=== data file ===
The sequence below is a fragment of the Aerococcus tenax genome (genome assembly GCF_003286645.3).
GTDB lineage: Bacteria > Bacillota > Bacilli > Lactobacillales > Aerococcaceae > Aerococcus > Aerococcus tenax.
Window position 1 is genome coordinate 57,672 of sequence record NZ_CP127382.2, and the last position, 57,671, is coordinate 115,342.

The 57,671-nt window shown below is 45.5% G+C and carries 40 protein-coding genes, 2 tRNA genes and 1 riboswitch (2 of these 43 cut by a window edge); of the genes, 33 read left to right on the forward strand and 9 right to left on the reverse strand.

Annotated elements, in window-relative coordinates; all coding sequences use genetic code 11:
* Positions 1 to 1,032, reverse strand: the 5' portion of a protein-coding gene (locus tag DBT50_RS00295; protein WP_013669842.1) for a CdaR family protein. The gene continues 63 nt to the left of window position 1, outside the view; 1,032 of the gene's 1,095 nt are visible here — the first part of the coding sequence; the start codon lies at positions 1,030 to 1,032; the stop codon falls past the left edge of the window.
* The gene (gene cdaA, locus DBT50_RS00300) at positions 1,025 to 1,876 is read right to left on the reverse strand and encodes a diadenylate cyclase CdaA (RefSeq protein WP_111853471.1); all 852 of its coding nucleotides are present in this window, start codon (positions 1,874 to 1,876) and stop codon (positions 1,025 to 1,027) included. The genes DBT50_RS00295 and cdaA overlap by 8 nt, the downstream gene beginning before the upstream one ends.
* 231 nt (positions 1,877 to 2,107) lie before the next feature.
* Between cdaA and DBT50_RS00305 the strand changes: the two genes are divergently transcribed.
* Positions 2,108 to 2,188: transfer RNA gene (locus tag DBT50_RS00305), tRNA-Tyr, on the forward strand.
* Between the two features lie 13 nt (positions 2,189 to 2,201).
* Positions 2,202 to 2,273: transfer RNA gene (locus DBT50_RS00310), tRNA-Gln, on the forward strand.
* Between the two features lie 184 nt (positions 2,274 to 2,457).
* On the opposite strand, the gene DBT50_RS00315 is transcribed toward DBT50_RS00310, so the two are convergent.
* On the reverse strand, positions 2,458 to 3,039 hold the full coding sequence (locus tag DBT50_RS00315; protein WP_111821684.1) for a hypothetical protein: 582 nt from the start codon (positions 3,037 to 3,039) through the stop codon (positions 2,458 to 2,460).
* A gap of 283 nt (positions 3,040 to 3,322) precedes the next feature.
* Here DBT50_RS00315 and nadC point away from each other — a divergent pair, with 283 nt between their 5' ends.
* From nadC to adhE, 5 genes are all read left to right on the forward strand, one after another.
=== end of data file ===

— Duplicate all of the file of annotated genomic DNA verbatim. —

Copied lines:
The sequence below is a fragment of the Aerococcus tenax genome (genome assembly GCF_003286645.3).
GTDB lineage: Bacteria > Bacillota > Bacilli > Lactobacillales > Aerococcaceae > Aerococcus > Aerococcus tenax.
Window position 1 is genome coordinate 57,672 of sequence record NZ_CP127382.2, and the last position, 57,671, is coordinate 115,342.

The 57,671-nt window shown below is 45.5% G+C and carries 40 protein-coding genes, 2 tRNA genes and 1 riboswitch (2 of these 43 cut by a window edge); of the genes, 33 read left to right on the forward strand and 9 right to left on the reverse strand.

Annotated elements, in window-relative coordinates; all coding sequences use genetic code 11:
* Positions 1 to 1,032, reverse strand: the 5' portion of a protein-coding gene (locus tag DBT50_RS00295; protein WP_013669842.1) for a CdaR family protein. The gene continues 63 nt to the left of window position 1, outside the view; 1,032 of the gene's 1,095 nt are visible here — the first part of the coding sequence; the start codon lies at positions 1,030 to 1,032; the stop codon falls past the left edge of the window.
* The gene (gene cdaA, locus DBT50_RS00300) at positions 1,025 to 1,876 is read right to left on the reverse strand and encodes a diadenylate cyclase CdaA (RefSeq protein WP_111853471.1); all 852 of its coding nucleotides are present in this window, start codon (positions 1,874 to 1,876) and stop codon (positions 1,025 to 1,027) included. The genes DBT50_RS00295 and cdaA overlap by 8 nt, the downstream gene beginning before the upstream one ends.
* 231 nt (positions 1,877 to 2,107) lie before the next feature.
* Between cdaA and DBT50_RS00305 the strand changes: the two genes are divergently transcribed.
* Positions 2,108 to 2,188: transfer RNA gene (locus tag DBT50_RS00305), tRNA-Tyr, on the forward strand.
* Between the two features lie 13 nt (positions 2,189 to 2,201).
* Positions 2,202 to 2,273: transfer RNA gene (locus DBT50_RS00310), tRNA-Gln, on the forward strand.
* Between the two features lie 184 nt (positions 2,274 to 2,457).
* On the opposite strand, the gene DBT50_RS00315 is transcribed toward DBT50_RS00310, so the two are convergent.
* On the reverse strand, positions 2,458 to 3,039 hold the full coding sequence (locus tag DBT50_RS00315; protein WP_111821684.1) for a hypothetical protein: 582 nt from the start codon (positions 3,037 to 3,039) through the stop codon (positions 2,458 to 2,460).
* A gap of 283 nt (positions 3,040 to 3,322) precedes the next feature.
* Here DBT50_RS00315 and nadC point away from each other — a divergent pair, with 283 nt between their 5' ends.
* From nadC to adhE, 5 genes are all read left to right on the forward strand, one after another.